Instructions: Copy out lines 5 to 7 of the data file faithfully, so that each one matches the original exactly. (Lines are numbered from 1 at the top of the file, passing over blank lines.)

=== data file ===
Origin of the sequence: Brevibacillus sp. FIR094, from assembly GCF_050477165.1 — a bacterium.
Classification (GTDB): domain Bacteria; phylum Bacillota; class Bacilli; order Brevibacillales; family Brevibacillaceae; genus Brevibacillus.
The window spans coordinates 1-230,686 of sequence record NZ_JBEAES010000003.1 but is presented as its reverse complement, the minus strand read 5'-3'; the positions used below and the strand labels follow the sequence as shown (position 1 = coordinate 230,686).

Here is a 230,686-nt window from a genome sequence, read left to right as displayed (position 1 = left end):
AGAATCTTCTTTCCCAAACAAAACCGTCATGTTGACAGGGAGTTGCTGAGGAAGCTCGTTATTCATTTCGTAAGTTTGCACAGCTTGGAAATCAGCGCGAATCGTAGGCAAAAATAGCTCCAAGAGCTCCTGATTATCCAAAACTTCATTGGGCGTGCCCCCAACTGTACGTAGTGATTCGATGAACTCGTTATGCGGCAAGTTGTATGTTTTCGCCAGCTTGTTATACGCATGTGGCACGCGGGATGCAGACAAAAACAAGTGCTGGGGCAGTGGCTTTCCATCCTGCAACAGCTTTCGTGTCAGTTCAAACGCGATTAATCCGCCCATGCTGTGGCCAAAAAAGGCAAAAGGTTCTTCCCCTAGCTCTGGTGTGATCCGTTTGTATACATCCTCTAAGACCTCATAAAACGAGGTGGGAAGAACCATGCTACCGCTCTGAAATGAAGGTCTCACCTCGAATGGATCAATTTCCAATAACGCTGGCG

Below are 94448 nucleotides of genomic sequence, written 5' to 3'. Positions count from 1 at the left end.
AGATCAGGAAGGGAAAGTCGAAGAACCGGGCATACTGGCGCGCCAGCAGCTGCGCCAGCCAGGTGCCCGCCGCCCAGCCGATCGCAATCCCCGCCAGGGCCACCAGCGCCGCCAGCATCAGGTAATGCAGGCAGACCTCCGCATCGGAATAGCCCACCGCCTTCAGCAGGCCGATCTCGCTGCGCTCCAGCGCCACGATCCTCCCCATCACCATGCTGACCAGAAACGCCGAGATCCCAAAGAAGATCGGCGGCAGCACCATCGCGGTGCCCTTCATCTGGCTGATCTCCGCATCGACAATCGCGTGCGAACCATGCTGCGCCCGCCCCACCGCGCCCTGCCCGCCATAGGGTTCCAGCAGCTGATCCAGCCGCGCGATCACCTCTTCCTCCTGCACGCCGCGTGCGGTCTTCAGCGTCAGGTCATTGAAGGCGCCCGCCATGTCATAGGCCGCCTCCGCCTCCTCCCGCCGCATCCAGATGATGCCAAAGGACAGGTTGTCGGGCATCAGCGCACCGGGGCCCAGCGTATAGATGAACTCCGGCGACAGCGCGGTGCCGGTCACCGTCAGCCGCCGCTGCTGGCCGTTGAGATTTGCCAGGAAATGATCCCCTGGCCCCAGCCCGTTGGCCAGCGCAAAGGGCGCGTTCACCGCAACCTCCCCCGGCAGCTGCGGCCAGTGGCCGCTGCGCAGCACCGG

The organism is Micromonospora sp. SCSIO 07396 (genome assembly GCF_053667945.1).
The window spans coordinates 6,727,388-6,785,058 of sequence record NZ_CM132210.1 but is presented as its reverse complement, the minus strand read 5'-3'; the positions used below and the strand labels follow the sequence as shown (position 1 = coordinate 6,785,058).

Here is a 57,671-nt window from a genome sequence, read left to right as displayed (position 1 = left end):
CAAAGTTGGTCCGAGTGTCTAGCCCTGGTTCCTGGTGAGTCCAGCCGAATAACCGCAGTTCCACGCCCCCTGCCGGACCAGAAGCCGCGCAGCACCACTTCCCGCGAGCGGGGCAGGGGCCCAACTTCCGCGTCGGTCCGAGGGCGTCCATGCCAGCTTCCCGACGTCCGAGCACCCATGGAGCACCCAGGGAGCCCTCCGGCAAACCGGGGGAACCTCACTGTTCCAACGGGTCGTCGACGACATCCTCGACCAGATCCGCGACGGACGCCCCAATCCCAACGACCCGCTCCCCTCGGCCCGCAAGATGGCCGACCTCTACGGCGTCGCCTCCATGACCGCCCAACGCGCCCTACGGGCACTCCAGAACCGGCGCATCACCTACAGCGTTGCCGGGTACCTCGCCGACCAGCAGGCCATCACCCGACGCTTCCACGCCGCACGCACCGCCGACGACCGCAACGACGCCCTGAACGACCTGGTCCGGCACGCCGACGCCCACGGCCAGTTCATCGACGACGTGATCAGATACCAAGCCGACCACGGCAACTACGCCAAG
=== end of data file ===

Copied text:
AGAATCTTCTTTCCCAAACAAAACCGTCATGTTGACAGGGAGTTGCTGAGGAAGCTCGTTATTCATTTCGTAAGTTTGCACAGCTTGGAAATCAGCGCGAATCGTAGGCAAAAATAGCTCCAAGAGCTCCTGATTATCCAAAACTTCATTGGGCGTGCCCCCAACTGTACGTAGTGATTCGATGAACTCGTTATGCGGCAAGTTGTATGTTTTCGCCAGCTTGTTATACGCATGTGGCACGCGGGATGCAGACAAAAACAAGTGCTGGGGCAGTGGCTTTCCATCCTGCAACAGCTTTCGTGTCAGTTCAAACGCGATTAATCCGCCCATGCTGTGGCCAAAAAAGGCAAAAGGTTCTTCCCCTAGCTCTGGTGTGATCCGTTTGTATACATCCTCTAAGACCTCATAAAACGAGGTGGGAAGAACCATGCTACCGCTCTGAAATGAAGGTCTCACCTCGAATGGATCAATTTCCAATAACGCTGGCG

Below are 94448 nucleotides of genomic sequence, written 5' to 3'. Positions count from 1 at the left end.
AGATCAGGAAGGGAAAGTCGAAGAACCGGGCATACTGGCGCGCCAGCAGCTGCGCCAGCCAGGTGCCCGCCGCCCAGCCGATCGCAATCCCCGCCAGGGCCACCAGCGCCGCCAGCATCAGGTAATGCAGGCAGACCTCCGCATCGGAATAGCCCACCGCCTTCAGCAGGCCGATCTCGCTGCGCTCCAGCGCCACGATCCTCCCCATCACCATGCTGACCAGAAACGCCGAGATCCCAAAGAAGATCGGCGGCAGCACCATCGCGGTGCCCTTCATCTGGCTGATCTCCGCATCGACAATCGCGTGCGAACCATGCTGCGCCCGCCCCACCGCGCCCTGCCCGCCATAGGGTTCCAGCAGCTGATCCAGCCGCGCGATCACCTCTTCCTCCTGCACGCCGCGTGCGGTCTTCAGCGTCAGGTCATTGAAGGCGCCCGCCATGTCATAGGCCGCCTCCGCCTCCTCCCGCCGCATCCAGATGATGCCAAAGGACAGGTTGTCGGGCATCAGCGCACCGGGGCCCAGCGTATAGATGAACTCCGGCGACAGCGCGGTGCCGGTCACCGTCAGCCGCCGCTGCTGGCCGTTGAGATTTGCCAGGAAATGATCCCCTGGCCCCAGCCCGTTGGCCAGCGCAAAGGGCGCGTTCACCGCAACCTCCCCCGGCAGCTGCGGCCAGTGGCCGCTGCGCAGCACCGG